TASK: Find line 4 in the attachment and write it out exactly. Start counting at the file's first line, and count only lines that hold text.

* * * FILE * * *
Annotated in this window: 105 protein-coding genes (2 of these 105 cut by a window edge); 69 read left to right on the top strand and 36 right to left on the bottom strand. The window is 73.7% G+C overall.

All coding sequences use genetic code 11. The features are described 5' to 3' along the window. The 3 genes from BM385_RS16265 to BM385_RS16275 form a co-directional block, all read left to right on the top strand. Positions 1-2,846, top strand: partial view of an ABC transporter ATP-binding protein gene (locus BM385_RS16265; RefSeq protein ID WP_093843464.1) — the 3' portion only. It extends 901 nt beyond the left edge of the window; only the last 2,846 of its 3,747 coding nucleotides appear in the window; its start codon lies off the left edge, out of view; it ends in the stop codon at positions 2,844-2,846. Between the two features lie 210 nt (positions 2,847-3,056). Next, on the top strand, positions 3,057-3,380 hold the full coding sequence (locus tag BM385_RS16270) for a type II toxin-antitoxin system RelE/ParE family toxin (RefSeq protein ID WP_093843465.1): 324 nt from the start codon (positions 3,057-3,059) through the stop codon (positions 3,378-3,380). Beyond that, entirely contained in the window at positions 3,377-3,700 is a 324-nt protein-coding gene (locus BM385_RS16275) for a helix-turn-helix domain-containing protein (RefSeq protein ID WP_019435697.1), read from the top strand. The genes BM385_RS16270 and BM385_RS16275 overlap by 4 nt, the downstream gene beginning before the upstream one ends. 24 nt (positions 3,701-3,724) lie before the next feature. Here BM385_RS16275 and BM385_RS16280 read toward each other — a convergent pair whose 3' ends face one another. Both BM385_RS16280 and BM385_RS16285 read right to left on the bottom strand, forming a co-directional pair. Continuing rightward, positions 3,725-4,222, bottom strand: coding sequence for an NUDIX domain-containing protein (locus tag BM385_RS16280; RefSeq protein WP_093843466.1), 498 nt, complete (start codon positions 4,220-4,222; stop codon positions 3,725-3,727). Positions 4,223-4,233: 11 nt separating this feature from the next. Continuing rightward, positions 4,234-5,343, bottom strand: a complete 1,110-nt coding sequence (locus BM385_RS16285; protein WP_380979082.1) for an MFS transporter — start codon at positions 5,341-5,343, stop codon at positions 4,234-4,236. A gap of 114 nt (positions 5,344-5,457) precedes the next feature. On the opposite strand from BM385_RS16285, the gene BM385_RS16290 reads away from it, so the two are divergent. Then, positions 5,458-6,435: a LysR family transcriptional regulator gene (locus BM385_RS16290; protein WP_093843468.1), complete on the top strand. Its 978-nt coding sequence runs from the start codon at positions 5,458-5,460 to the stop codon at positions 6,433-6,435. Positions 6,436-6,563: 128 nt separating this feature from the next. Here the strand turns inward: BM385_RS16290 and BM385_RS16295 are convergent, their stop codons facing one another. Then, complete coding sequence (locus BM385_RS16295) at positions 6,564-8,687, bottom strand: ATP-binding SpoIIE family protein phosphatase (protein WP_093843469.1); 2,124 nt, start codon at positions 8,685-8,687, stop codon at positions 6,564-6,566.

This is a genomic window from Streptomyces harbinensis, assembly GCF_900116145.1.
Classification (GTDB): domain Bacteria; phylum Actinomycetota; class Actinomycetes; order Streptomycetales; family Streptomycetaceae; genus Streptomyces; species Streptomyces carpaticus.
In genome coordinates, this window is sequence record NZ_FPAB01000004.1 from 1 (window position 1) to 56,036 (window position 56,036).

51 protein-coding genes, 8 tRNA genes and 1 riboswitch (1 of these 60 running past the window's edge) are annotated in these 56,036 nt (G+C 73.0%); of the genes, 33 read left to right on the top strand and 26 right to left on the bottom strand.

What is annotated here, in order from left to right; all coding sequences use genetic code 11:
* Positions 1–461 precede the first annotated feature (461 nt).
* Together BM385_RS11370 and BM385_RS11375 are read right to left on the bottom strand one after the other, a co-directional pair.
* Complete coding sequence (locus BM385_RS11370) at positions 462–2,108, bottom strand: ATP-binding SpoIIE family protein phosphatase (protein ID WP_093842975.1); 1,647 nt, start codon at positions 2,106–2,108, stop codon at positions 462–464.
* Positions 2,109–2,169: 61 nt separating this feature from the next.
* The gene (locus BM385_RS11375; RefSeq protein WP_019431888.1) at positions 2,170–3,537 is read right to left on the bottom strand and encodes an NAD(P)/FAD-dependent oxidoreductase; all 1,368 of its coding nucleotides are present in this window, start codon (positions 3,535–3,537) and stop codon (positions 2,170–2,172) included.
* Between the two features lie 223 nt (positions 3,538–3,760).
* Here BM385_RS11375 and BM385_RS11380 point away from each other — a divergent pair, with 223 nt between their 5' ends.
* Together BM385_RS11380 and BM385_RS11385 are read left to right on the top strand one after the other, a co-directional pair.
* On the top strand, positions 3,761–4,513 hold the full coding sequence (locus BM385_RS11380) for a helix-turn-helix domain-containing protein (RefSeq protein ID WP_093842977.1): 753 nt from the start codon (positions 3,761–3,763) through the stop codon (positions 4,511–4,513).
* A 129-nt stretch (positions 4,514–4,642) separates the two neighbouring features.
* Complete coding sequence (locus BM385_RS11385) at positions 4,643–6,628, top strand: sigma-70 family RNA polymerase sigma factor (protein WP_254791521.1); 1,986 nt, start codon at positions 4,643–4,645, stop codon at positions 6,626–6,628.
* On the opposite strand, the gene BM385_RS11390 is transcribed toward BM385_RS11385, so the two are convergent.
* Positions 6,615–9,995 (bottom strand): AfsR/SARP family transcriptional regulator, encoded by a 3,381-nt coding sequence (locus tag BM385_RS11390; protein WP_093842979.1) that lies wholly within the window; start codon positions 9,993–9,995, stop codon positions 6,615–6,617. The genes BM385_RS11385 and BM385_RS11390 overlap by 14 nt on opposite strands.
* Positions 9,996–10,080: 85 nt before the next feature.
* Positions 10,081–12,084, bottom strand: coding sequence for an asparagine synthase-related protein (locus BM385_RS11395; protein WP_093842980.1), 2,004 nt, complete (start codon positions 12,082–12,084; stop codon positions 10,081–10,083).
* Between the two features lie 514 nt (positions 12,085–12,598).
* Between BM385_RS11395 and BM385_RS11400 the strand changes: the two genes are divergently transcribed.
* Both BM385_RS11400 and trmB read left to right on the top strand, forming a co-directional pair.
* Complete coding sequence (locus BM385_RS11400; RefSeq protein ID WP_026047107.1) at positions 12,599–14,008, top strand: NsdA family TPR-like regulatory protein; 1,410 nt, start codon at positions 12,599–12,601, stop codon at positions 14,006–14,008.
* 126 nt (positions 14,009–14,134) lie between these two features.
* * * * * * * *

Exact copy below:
Classification (GTDB): domain Bacteria; phylum Actinomycetota; class Actinomycetes; order Streptomycetales; family Streptomycetaceae; genus Streptomyces; species Streptomyces carpaticus.